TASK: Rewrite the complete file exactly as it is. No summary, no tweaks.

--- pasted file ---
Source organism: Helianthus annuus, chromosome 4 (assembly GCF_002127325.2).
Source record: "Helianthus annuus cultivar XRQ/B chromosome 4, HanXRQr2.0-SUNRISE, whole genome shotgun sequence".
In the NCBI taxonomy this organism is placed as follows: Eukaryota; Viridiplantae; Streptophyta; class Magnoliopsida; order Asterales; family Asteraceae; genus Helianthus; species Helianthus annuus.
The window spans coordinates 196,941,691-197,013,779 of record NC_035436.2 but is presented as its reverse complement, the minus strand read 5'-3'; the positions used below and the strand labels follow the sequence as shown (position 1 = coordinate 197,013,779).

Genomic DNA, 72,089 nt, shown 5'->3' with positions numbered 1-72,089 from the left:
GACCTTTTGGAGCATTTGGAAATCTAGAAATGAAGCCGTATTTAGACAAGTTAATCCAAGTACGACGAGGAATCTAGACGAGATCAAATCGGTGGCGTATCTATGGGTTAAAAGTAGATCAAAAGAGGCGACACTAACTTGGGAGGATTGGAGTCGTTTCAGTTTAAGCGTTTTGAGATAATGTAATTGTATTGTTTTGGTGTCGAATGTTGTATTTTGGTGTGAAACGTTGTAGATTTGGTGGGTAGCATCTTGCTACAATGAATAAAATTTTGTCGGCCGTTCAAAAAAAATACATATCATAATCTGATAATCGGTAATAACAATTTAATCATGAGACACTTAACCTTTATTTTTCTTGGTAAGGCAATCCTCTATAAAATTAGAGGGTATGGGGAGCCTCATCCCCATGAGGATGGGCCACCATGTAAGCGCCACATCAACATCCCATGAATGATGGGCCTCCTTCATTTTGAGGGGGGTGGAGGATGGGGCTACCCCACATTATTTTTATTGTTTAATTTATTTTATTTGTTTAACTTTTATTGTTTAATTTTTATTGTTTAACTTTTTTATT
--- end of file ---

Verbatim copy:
Source organism: Helianthus annuus, chromosome 4 (assembly GCF_002127325.2).
Source record: "Helianthus annuus cultivar XRQ/B chromosome 4, HanXRQr2.0-SUNRISE, whole genome shotgun sequence".
In the NCBI taxonomy this organism is placed as follows: Eukaryota; Viridiplantae; Streptophyta; class Magnoliopsida; order Asterales; family Asteraceae; genus Helianthus; species Helianthus annuus.
The window spans coordinates 196,941,691-197,013,779 of record NC_035436.2 but is presented as its reverse complement, the minus strand read 5'-3'; the positions used below and the strand labels follow the sequence as shown (position 1 = coordinate 197,013,779).

Genomic DNA, 72,089 nt, shown 5'->3' with positions numbered 1-72,089 from the left:
GACCTTTTGGAGCATTTGGAAATCTAGAAATGAAGCCGTATTTAGACAAGTTAATCCAAGTACGACGAGGAATCTAGACGAGATCAAATCGGTGGCGTATCTATGGGTTAAAAGTAGATCAAAAGAGGCGACACTAACTTGGGAGGATTGGAGTCGTTTCAGTTTAAGCGTTTTGAGATAATGTAATTGTATTGTTTTGGTGTCGAATGTTGTATTTTGGTGTGAAACGTTGTAGATTTGGTGGGTAGCATCTTGCTACAATGAATAAAATTTTGTCGGCCGTTCAAAAAAAATACATATCATAATCTGATAATCGGTAATAACAATTTAATCATGAGACACTTAACCTTTATTTTTCTTGGTAAGGCAATCCTCTATAAAATTAGAGGGTATGGGGAGCCTCATCCCCATGAGGATGGGCCACCATGTAAGCGCCACATCAACATCCCATGAATGATGGGCCTCCTTCATTTTGAGGGGGGTGGAGGATGGGGCTACCCCACATTATTTTTATTGTTTAATTTATTTTATTTGTTTAACTTTTATTGTTTAATTTTTATTGTTTAACTTTTTTATT